A short walk away from the main conference venue, Platoon Kunsthalle offered a change of pace with a series of Character Lab workshops which ran throughout the festival. For those traveling solo or in small groups, this was also the ideal location to engage with fellow attendees and make new friends. Pictoplasma Academy tutors Rilla Alexander and Nathan Jurevicius gave a crash course on all things character design in a six hour drop-in session, encouraging participants to “get into character” through a series of physical exercises. The programme was further complemented by hands-on workshops with French artist Shoboshobo and Pictoplasma speaker Colferai, who shared a few tips on working with his favourite medium – plasticine. Over the course of the session a large group of participants let their imaginations run wild, and a troupe of colourful, quirky 3D characters quickly emerged [see page 77 for an example]. Rather satisfyingly, the collection was immortalised in a ‘pulp parade’ photo shoot at the end, giving everyone involved the chance to see each other’s creations.
Education has taken on a more pivotal role at Pictoplasma in recent years with the introduction of the Pictoplasma Academy in 2013 – an eight day character ‘boot-camp’ for young artists to explore their personal projects. With classes delivered by tutors ranging from practicing artists to industry producers, the intensive course encourages creatives to get back to basics, learning about all things character-led from experimenting with materials and techniques to the craft of story telling. Recognising the need to introduce a more professional platform into the festival programme, the Character 2 3 Forum was a promising addition for 2015. Providing a rare opportunity for emerging talent to engage with some major players from the film and commercial industries. Described by Studio AKA director Philip Hunt as a place for those “who are trying to push forward with their own ideas but they don’t know how, or what to do,” the Character Forum brought together representatives from Sony Pictures, Lego, Disney, Hornet and Passion to name a few.
Of the 20 presentations delivered by the young artists selected for the Character Forum, Pictoplasma Academy alumni Carolina Paz Cruz Marchant, an animator and illustrator from Santiago de Chile, stood out. Her plethora of character-driven projects included short animated films, street art pieces and Paper Monster – a 2m tall sculpture on show as part of the Academy Exhibition. Gareth Edward Jones gave an interesting pitch about his Brighton-based animation company Persistent Peril, showcasing a diverse portfolio of character design – though, disappointingly, the Forum didn’t permit moving image work to be screened (possibly due to time).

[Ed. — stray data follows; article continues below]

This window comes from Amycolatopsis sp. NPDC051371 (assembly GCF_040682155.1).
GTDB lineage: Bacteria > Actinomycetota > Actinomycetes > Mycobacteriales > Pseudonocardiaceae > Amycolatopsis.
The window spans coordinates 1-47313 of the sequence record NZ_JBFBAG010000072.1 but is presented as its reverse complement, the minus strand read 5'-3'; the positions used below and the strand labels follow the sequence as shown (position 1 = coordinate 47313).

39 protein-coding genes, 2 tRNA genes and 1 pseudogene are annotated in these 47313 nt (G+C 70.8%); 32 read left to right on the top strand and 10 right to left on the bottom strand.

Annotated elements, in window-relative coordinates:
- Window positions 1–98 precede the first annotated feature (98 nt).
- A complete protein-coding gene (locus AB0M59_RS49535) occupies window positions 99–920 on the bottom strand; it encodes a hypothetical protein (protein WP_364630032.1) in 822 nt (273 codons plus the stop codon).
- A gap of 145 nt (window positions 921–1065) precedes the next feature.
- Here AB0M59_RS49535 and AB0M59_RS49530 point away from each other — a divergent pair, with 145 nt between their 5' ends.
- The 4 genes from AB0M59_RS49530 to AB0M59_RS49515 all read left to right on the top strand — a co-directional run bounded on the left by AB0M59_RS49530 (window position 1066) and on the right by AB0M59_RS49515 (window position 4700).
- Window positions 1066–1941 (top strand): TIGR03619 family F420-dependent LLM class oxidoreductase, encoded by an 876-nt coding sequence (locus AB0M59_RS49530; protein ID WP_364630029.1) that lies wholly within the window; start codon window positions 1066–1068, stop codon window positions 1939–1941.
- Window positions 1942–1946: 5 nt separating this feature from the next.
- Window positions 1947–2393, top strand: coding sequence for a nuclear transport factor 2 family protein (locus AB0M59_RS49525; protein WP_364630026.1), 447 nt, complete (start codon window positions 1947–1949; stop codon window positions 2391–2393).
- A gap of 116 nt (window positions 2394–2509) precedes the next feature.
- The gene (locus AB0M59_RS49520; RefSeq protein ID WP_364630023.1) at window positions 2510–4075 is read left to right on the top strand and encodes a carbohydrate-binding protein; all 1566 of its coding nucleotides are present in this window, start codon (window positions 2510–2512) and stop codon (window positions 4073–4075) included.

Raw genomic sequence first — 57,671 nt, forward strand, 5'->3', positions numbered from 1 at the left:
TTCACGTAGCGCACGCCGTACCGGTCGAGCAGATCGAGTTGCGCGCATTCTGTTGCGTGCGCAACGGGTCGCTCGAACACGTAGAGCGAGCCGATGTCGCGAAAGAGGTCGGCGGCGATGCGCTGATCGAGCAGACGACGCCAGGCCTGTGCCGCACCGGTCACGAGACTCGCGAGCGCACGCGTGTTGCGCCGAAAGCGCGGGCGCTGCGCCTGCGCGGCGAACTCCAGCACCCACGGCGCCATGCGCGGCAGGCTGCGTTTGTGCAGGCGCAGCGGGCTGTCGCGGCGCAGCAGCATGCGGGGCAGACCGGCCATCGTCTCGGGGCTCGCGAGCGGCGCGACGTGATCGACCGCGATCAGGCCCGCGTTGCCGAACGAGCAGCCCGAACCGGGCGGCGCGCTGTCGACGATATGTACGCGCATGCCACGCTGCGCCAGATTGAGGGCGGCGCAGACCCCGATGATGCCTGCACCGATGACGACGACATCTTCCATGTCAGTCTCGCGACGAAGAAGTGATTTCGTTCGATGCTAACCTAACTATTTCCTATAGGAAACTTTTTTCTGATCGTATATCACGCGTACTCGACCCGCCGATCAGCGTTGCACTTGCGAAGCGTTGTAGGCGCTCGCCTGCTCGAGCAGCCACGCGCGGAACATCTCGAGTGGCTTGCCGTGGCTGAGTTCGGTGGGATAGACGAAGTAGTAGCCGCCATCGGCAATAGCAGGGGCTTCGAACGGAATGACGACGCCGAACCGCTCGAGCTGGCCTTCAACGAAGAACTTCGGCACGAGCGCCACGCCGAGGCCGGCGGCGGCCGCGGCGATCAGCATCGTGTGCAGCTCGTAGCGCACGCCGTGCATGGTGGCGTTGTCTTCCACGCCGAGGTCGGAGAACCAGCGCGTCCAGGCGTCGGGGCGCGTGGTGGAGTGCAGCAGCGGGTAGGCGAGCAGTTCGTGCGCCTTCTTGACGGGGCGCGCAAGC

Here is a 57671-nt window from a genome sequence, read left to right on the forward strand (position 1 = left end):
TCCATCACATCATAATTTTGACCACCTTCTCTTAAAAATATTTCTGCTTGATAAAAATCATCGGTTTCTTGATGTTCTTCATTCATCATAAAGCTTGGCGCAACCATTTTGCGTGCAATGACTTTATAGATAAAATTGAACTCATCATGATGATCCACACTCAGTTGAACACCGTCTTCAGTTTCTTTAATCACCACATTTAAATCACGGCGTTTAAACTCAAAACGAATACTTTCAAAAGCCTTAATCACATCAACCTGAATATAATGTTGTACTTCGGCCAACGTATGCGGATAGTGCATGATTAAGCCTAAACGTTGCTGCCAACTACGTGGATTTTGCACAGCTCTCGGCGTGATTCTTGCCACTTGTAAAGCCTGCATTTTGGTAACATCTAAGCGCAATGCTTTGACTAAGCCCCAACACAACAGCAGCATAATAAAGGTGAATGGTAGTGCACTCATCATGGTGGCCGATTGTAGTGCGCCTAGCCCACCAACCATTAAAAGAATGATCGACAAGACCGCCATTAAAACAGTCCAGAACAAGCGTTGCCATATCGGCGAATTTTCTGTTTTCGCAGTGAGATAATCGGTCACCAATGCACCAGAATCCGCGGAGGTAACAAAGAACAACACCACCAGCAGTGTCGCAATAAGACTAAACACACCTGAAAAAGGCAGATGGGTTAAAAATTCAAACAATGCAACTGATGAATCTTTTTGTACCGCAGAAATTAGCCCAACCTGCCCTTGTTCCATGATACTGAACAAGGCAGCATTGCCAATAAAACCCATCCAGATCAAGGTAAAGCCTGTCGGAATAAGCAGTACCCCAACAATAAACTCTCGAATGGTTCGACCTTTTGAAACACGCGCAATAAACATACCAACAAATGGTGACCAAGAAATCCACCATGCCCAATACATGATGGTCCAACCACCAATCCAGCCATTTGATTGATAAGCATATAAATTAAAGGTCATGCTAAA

Unfortunately, many of the talks lacked a clear focus, presenting portfolios that appeared to include the entire sum of the artist’s experience. Nerves also played a part, though most got through their pitches with confidence. Overall, however, the Character Forum didn’t have the professionalism one would have expected, which begged the question – should Pictoplasma have selected stronger candidates, or at least ensured they were better prepared?
The Forum has the potential to add real value to the festival, and in order to progress and remain relevant in the industry it is a concept that deserves further exploration. A few tweaks here and there could bring it to its full potential, as Hornet’s Feder observed: “I truly feel that [Pictoplasma co-founders] Lars [Denicke] and Peter [Thaler]’s independence and personal passion for character design is what makes this festival wonderful,” he said. “The forum could be a helpful place for artists to come and present their work and ideas, and a great place to meet new talent.”
Having supported the character design community for over a decade, Denicke spoke at length about the need for a more engagement. “We’re living in a close community of ‘Pictoplasma people’,” he observed.
“I think we’ve reached a point where we’re verging on becoming too insular.” Exploring ways to reach a wider audience through Pictoplasma’s growing online network is an encouraging move: tapping into this community of followers could lead to a new direction for Pictoplasma as a whole. Denicke suggested an online forum or app could be introduced. “We’re a network of people searching for ways to connect. We’ve just got to figure out the right thing to do.”
Lisa Hassell is director of Inkygoodness, inkygoodness.com. See pictoplasma.com